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June 12, 2008, at 12:01 a.m.
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WESTCHESTER, Ill. – A research abstract that will be presented on Thursday at SLEEP 2008, the 22nd Annual Meeting of the Associated Professional Sleep Societies (APSS), finds a link between poor sleep and suicidal behavior among children and adolescents with depressive episodes.
The study, authored by Maria-Cecilia Lopes, MD, PhD, of Sao Paulo University in Brazil, focused on 303 individuals with pediatric bipolar disorder and pediatric unipolar disorder during depressive episodes. The presence of sleep complaints and suicidal behavior were detected by face-to-face interviews during depressive episodes.
According to the results, 83.8 percent of the patients had sleep disturbances. Poor sleep was more frequent among those with pediatric bipolar disorder and pediatric unipolar disorder, and this was clearly detected by the presence of initial insomnia and sleep maintenance insomnia. Surprisingly, there was a significant association between suicidal behavior and the presence of sleep complaints in both groups. The proportion of subjects who reported suicidal behaviors with sleep complaints was higher among bipolar than unipolar patients.
“There is a strong association between depression and sleep deprivation. The suicidal behavior associated with depression has been described as a public health problem and that the full implication might not be scientifically addressed in relation to children and adolescents to the depth that it should be. Moreover, the suicidal behavior in adults can start in childhood and it should be recognized early,” said Dr. Lopes.
The presence of sleep complaints during depressive episodes in pediatric bipolar and unipolar disorders must lead to a search for suicidal behavior, said Dr. Lopes, adding that there are clinical neurobiological issues about these findings that need to be clarified.
“In my opinion, these differences show that sleep complaints between both groups can help the diagnosis processes, and that a follow-up of the pediatric population with their depressive episodes should be adhered to,” noted Dr. Lopes.
It is recommended that adolescents get nine hours of nightly sleep and school-aged children between 10-11 hours.
The American Academy of Sleep Medicine (AASM) offers the following tips to adolescents on how to get a good night’s sleep:
- Follow a consistent bedtime routine.
- Establish a relaxing setting at bedtime.
- Get a full night’s sleep every night.
- Avoid foods or drinks that contain caffeine, as well as any medicine that has a stimulant, prior to bedtime.
- Do not stay up all hours of the night to “cram” for an exam, do homework, etc. If after-school activities are proving to be too time-consuming, consider cutting back on these activities.
- Keep computers and TVs out of the bedroom.
- Do not go to bed hungry, but don’t eat a big meal before bedtime either.
- Avoid any rigorous exercise within six hours of your bedtime.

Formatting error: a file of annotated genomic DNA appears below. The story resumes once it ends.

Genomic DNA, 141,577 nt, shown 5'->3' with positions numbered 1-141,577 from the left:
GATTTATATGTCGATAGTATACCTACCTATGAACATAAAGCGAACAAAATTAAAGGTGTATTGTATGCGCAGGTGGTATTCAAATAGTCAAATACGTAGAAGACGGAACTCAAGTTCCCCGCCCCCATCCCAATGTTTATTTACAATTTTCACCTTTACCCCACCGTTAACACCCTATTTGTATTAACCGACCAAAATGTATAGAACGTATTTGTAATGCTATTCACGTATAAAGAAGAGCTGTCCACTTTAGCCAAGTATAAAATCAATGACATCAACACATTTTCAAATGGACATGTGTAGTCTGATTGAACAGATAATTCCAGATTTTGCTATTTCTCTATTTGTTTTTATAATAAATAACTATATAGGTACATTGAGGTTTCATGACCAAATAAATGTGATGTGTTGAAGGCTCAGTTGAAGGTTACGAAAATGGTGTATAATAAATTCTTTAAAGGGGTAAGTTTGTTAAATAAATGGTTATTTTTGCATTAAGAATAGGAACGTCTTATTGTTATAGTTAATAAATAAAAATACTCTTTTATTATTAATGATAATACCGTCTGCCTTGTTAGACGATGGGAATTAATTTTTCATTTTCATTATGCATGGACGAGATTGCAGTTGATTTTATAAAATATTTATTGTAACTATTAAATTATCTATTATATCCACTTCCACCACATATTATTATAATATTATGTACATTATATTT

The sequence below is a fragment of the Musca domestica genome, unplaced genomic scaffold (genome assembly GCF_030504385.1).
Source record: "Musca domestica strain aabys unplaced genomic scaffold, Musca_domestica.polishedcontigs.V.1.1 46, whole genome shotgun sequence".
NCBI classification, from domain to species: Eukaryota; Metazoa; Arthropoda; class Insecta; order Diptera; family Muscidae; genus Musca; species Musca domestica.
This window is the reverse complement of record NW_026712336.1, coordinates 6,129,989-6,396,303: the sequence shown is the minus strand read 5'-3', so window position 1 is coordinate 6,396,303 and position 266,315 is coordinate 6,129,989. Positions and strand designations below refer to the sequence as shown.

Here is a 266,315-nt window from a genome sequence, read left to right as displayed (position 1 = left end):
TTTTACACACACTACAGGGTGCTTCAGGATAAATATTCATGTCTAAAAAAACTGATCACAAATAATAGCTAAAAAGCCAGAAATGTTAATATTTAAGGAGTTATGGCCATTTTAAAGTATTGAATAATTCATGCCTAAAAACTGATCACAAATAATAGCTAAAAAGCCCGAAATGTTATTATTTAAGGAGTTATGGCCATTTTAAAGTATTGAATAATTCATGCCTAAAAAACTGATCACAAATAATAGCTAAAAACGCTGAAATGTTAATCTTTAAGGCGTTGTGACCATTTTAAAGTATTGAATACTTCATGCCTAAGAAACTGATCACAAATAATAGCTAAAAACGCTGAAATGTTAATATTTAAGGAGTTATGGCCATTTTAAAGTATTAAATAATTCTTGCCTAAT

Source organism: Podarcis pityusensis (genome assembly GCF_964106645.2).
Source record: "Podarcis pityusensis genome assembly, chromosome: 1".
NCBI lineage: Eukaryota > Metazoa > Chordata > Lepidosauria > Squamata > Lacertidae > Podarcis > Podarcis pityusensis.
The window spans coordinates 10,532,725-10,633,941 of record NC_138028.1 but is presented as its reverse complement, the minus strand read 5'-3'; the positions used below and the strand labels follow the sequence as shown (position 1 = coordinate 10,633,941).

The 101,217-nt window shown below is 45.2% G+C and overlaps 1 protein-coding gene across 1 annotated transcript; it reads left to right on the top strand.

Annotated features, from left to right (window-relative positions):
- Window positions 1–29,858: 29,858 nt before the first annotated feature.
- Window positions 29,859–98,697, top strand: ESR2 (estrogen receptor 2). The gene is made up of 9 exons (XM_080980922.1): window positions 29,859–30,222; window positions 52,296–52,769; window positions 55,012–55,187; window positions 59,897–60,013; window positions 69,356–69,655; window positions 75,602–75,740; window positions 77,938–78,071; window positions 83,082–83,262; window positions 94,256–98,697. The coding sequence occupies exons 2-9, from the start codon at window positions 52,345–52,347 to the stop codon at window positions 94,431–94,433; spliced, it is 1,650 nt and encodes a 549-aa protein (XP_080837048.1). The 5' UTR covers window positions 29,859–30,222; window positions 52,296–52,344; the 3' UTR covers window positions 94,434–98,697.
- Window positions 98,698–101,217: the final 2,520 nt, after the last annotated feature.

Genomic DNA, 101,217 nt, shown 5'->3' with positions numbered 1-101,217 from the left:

- Make your bedroom quiet, dark and a little bit cool.
- Get up at the same time every morning.
The AASM offers some tips to help your child sleep better:
- Follow a consistent bedtime routine. Set aside 10 to 30 minutes to get your child ready to go to sleep each night.
- Establish a relaxing setting at bedtime.
- Interact with your child at bedtime. Don’t let the TV, computer or video games take your place.
- Keep your children from TV programs, movies, and video games that are not right for their age.
- Do not let your child fall asleep while being held, rocked, fed a bottle, or while nursing.
- At bedtime, do not allow your child to have foods or drinks that contain caffeine. This includes chocolate and sodas. Try not to give him or her any medicine that has a stimulant at bedtime. This includes cough medicines and decongestants.
It is important to make sure that your child gets enough sleep and sleeps well. The value of sleep can be measured by your child’s smiling face, happy nature and natural energy. A tired child may have development or behavior problems. A child’s sleep problems can also cause unnecessary stress for you and the other members of your family.
Those who suspect that they might be suffering from insomnia, or another sleep disorder, are encouraged to consult with their primary care physician or a sleep specialist. Parents should consult with their child’s pediatrician or a sleep specialist.
More information about “children and sleep” is available from the AASM at https://www.SleepEducation.com/Topic.aspx?id=8 and “teens and sleep”, including a new questionnaire that assesses the level of sleepiness in adolescents, at: https://www.SleepEducation.com/Topic.aspx?id=71.
The annual SLEEP meeting brings together an international body of 5,000 leading researchers and clinicians in the field of sleep medicine to present and discuss new findings and medical developments related to sleep and sleep disorders.
More than 1,150 research abstracts will be presented at the SLEEP meeting, a joint venture of the AASM and the Sleep Research Society. The three-and-a-half-day scientific meeting will bring to light new findings that enhance the understanding of the processes of sleep and aid the diagnosis and treatment of sleep disorders such as insomnia, narcolepsy and sleep apnea.
SleepEducation.com, a patient education Web site created by the AASM, provides information about various sleep disorders, the forms of treatment available, recent news on the topic of sleep, sleep studies that have been conducted and a listing of sleep facilities.
Abstract Title: Association of Sleep Complaints with Suicidal Behavior among Children and Adolescents with Depressive Episodes
Presentation Date: Thursday, June 12
Abstract ID: 0180
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